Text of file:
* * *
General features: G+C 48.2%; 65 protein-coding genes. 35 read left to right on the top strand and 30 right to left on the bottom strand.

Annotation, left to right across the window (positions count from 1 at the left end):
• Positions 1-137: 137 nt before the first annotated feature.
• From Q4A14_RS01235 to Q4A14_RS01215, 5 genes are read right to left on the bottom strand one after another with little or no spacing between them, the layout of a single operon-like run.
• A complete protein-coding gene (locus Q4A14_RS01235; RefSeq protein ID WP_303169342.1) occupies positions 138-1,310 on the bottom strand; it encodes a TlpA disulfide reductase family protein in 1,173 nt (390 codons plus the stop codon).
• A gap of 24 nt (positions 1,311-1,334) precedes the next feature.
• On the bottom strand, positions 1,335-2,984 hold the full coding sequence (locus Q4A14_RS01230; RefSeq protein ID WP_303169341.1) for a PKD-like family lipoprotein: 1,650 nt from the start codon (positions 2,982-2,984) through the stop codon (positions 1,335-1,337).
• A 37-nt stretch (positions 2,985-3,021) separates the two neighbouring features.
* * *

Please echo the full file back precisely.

General features: G+C 48.2%; 65 protein-coding genes. 35 read left to right on the top strand and 30 right to left on the bottom strand.

Annotation, left to right across the window (positions count from 1 at the left end):
• Positions 1-137: 137 nt before the first annotated feature.
• From Q4A14_RS01235 to Q4A14_RS01215, 5 genes are read right to left on the bottom strand one after another with little or no spacing between them, the layout of a single operon-like run.
• A complete protein-coding gene (locus Q4A14_RS01235; RefSeq protein ID WP_303169342.1) occupies positions 138-1,310 on the bottom strand; it encodes a TlpA disulfide reductase family protein in 1,173 nt (390 codons plus the stop codon).
• A gap of 24 nt (positions 1,311-1,334) precedes the next feature.
• On the bottom strand, positions 1,335-2,984 hold the full coding sequence (locus Q4A14_RS01230; RefSeq protein ID WP_303169341.1) for a PKD-like family lipoprotein: 1,650 nt from the start codon (positions 2,982-2,984) through the stop codon (positions 1,335-1,337).
• A 37-nt stretch (positions 2,985-3,021) separates the two neighbouring features.